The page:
resident in a wheelchair

June is National Alzheimer’s and Brain Awareness Month

By: Paige Lueken, MS, RDN, LDN 

Alzheimer’s Disease: What is it, and Why is it Prevalent in the Elderly?

Normal Brain vs. Alzheimers Brain

Like any other organ in our body, the brain can wear down. As we age, one of the most common brain disorders that can develop is Alzheimer’s disease. 1 in 10 people over age 65 develop Alzheimer’s, and it is found in almost half of those who live past the age of 85. With this disease, brain cells lose their ability to form new connections with other cells – a common occurrence as we age. Supplies of messenger chemicals decline, making the ability to learn new information a challenge.

5 facts about our brain

As Alzheimer’s disease progresses, nerve cells begin to die. The death of nerve cells destroys the brain’s ability to understand the world. Sadly, no one yet knows why or how Alzheimer’s disease destroys brain cells, but scientists worldwide are working to solve the mystery.

Food for Thought: Brain Health

Food is medicine and thankfully, your brain and memory function can stand a boost by consuming some of these items!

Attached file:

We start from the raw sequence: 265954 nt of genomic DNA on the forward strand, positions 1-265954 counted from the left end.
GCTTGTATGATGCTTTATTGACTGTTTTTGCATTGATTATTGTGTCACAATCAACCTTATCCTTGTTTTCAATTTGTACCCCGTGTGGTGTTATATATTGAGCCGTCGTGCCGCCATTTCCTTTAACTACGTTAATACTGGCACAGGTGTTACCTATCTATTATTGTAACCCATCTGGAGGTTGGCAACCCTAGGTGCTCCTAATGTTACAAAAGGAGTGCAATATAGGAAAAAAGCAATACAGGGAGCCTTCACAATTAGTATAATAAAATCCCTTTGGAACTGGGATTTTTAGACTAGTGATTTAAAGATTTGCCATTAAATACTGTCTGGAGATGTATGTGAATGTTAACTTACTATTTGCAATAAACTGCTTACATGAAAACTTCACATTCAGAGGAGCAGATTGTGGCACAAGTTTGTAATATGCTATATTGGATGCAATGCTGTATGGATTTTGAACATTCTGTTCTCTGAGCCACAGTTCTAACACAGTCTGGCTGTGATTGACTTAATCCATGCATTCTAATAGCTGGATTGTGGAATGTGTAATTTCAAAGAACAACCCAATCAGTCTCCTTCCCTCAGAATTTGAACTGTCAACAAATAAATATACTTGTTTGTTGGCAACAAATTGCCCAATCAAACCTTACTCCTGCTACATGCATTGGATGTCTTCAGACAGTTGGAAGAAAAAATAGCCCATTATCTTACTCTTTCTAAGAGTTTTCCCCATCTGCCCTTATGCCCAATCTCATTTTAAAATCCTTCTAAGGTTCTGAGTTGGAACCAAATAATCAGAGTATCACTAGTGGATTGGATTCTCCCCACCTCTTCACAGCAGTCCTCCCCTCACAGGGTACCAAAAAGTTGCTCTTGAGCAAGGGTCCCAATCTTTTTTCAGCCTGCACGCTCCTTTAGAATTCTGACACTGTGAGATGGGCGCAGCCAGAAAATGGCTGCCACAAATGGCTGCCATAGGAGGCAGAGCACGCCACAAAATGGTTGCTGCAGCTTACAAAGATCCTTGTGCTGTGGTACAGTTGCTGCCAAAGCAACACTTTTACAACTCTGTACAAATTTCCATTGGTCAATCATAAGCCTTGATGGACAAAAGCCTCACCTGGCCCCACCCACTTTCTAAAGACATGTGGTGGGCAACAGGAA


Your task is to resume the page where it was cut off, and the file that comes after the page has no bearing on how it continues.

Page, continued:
• Green leafy vegetables
  • Berries
  • Fatty fish
  • Tea and coffee
  • Walnuts (they even look like a brain!)
resident with leafy greens sign

Our wellness team ensures residents know all about the benefits of “brain food.”

Research Shows: Blueberries Improve Memory

yogurt and berries - superfoods

Fresh berry smoothies prepared by our Chefs, for an easy way to consume a healthy serving of berries.

Antioxidants in blueberries promote memory and coordination by enhancing existing brain cell connections and improving neurocellular communication. More specifically, antioxidants in berries may protect against, and even reverse, some age-related memory loss by preventing free-radical damage and improving blood flow.

Our teams don’t just serve up brain-healthy foods – they also teach residents about the benefits and suggested serving sizes.

Berries are also thought to exert positive effects on learning and memory by enhancing existing brain cell connections, improving cellular communications, and stimulating the brain to produce more neurons and maintain the structure and function of already existing neurons.

In summary: While the effects of aging on the body are hard to prevent, fruits and vegetables can be some of your best offenses to leading a long and healthy life!